Among the responsibilities we have as a community, as parents and grandparents, and at Olohana, is to educate our youth. The future of the planet and its inhabitants rests on their knowledge and understanding of environmental and communal stewardship, and on the state of the world when they receive it into their care.
With our partners, Olohana integrates youth education and training into our projects around food, energy, water, and knowledge systems, science and technology, disaster preparedness, and climate-change mitigation.
Inter-generational Transfer of Knowledge (ITK™)
Permeating all of Olohana programs is the process we call Inter-generational Transfer of Knowledge (ITK). Olohana works with communities to help them pass on knowledge between the generations using the ITK process. Olohana also works through the PRiMO Indigenous Knowledge and Environment Hui to help bring an indigenous voice to efforts such as the National Climate Assessment.
Food Systems / Agroforestry
GLOBALLY UNITED YOUNG AGRO-FORESTERS (GUYA)
In 2016 at the PRiMO annual conference, Olohana launched the Global Breadfruit Heritage Council (GBHC). The purpose of GBHC is to protect the genetic, cultural, environmental, and product integrity of breadfruit and its cultivation; to promote this gluten-free food on the world market; and create economic opportunities for and offer technical support to farmers and communities in Hawaii.
One aspect of GBHC is GUYA Globally United Young Agro-foresters. Using ITK™ Intergenerational Transfer of Knowledge, Olohana and its partners, Agroforestery Net, Intertribal COUP, Ala Kahakai National Historic Trail, the Makali’i Polynesian Voyaging Society, and PRiMO IKE Hui, are working to develop GUYA (the U is short, as in hug) as one crucial component of the Ulu/Breadfruit Initiative and GBHC to actively involve, coach, teach, and train youth in this community-directed program.
Working with 100 communities in Hawaii, the U.S. mainland, U.S.-affiliated islands, and internationally, in commemoration of the 100-year anniversary of Victory Gardens, we will plant 10,000 food forests and conduct a national indigenous phenology study.It is a proposal to the MacArthur Foundation for their 2016 100&Change challenge.
BREADFRUIT HERITAGE FOOD FORESTS
LIVING DEMONSTRATION SITES, HAWAII
In 2015 Olohana initialized two food forest installations: a demonstration site in Waimea for Kanu O Ka ‘Aina Learning Ohana Charter School and a breadfruit heritage food forest for International Union for Conservation of Nature (IUCN) 2016 conference Hawaii in Kaiholena in partnership with Hawaii National Park Service Ala Kahakai Trail Association. These food forest installations and demonstration sites provide real-life, hands-on training and learning opportunities in agroforestry and breadfruit cultivation for local students and the general community and visitors while also restoring and developing land to a healthy, sustainable state of equilibrium between community, flora and fauna, and the larger ecosystem.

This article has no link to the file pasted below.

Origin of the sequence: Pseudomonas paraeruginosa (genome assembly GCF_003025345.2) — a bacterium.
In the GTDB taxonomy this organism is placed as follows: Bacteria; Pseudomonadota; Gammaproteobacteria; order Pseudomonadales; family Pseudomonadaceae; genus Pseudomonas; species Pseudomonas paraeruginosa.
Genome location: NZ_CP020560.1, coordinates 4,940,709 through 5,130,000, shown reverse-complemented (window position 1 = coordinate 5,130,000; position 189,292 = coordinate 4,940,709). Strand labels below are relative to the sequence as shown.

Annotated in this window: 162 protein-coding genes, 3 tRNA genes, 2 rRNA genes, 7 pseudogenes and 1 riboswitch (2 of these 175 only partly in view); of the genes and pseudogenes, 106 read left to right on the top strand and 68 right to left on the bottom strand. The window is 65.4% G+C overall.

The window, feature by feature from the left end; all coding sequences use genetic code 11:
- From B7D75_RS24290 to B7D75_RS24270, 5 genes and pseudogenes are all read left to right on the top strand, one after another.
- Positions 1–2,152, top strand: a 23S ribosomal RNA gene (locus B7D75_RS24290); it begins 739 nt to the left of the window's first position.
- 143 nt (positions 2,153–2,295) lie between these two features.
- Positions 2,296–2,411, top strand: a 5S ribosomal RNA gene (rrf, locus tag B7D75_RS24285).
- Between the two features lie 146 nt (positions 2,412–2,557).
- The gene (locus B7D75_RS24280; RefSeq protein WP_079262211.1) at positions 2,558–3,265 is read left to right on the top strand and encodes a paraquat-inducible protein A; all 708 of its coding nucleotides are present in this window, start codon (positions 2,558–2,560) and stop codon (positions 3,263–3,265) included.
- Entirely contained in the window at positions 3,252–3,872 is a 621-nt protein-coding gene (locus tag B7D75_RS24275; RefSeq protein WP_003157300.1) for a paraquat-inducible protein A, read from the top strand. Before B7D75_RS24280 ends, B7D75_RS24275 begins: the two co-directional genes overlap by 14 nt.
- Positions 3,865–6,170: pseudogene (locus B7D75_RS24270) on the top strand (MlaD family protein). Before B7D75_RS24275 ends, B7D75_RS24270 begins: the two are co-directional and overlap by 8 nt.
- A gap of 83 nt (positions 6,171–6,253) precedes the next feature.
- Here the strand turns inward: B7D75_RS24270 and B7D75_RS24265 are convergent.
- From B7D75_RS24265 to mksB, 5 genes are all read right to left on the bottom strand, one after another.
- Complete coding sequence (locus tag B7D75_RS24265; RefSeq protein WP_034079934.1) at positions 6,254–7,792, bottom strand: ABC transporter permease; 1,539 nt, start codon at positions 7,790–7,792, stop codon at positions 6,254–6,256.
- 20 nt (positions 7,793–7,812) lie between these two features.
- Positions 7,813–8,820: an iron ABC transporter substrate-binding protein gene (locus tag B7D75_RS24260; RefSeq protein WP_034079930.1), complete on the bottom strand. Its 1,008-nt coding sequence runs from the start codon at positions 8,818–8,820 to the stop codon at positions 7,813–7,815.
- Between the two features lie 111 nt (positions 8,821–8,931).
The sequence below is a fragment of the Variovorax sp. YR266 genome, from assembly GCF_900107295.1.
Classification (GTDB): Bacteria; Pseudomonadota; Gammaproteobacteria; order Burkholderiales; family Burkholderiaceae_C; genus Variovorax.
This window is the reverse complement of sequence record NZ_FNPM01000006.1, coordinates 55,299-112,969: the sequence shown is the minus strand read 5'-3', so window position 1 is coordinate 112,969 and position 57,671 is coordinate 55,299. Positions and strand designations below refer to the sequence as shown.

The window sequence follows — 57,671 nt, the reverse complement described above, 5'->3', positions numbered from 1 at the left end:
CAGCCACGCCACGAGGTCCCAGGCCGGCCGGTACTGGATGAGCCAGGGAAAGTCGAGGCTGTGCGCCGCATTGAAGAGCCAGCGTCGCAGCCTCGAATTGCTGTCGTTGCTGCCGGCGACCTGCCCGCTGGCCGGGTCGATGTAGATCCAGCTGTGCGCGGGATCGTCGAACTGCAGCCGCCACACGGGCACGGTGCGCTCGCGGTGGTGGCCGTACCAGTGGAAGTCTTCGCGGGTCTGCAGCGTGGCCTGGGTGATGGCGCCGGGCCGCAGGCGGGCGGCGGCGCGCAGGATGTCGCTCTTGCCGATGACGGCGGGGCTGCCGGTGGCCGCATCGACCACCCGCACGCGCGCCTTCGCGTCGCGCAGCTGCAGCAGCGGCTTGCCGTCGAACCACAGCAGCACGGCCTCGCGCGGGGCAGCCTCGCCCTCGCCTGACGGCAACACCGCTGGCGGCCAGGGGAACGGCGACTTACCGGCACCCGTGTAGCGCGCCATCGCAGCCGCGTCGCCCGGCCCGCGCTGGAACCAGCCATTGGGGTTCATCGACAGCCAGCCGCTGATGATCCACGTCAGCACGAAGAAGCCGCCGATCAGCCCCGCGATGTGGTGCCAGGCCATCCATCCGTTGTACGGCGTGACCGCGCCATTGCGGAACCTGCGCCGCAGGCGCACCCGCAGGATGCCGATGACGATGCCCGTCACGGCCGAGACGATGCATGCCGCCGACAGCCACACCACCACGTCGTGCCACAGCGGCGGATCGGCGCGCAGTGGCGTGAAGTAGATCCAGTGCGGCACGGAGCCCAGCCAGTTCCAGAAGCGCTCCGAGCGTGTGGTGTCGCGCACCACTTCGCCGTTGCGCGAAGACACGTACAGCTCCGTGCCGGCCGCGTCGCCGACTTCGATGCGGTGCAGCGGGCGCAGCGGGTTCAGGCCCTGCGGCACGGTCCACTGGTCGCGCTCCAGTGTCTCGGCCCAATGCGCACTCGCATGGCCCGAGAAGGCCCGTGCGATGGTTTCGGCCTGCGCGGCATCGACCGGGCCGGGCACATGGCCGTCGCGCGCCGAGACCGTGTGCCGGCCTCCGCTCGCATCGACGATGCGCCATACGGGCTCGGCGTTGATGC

PARTNERSHIP FOR ADAPTIVE AMERICA (PAA)
The PAA promotes the education of and skills-training in habitat restoration and agroforesty within two specific demographics: 1) veterans; and 2) youth between the ages of 11 and 21. Our network partners will organize around youth to provide exploratory ritual and rites of passage ceremonies whereby they will be supported in their spiritual, cultural, and personal connection to and knowledge of the land, water, flora, and fauna.
With the Partnership for National Trails System, ATA Ala Kahakai National Trail, NOAA PSC/CSC Pacific Services Center/Coastal Services Center, and the U.S. Department of Veterans Affairs, returning veterans will be assisted with reintegration to society through habitat restoration and community building and engagement activities.
Natural Disaster Preparedness
ITK™ RESILIENCE TRAINING FOR YOUTH
The ITK™ Resilience Training program is offered in partnership between Olohana, the Ala Kahakai National Historic Trail, and the Makali’i Polynesian Voyaging Society. It uses a place-based learning model comprised of a land-based component (maha’ai) and a nearshore-based component (‘aukai) aimed at helping to increase a community’s capacity to impart critical skills and knowledge and initiate their youth to act as key players in addressing natural disaster and climate-related challenges anticipated to increase over the coming generations.
YOUTH RESILIENCE COUNCIL
For a project called Youth–Citizen Core 4 Community Capacity, Olohana and its partners established a youth resilience council, leveraging existing youth programs already working in their communities while enhancing the Pacific Risk Management Ohana (PRiMO) network. It connected youth, families, federal, state, and local technical experts and professionals around strategic discussions about natural hazard and climate resilience.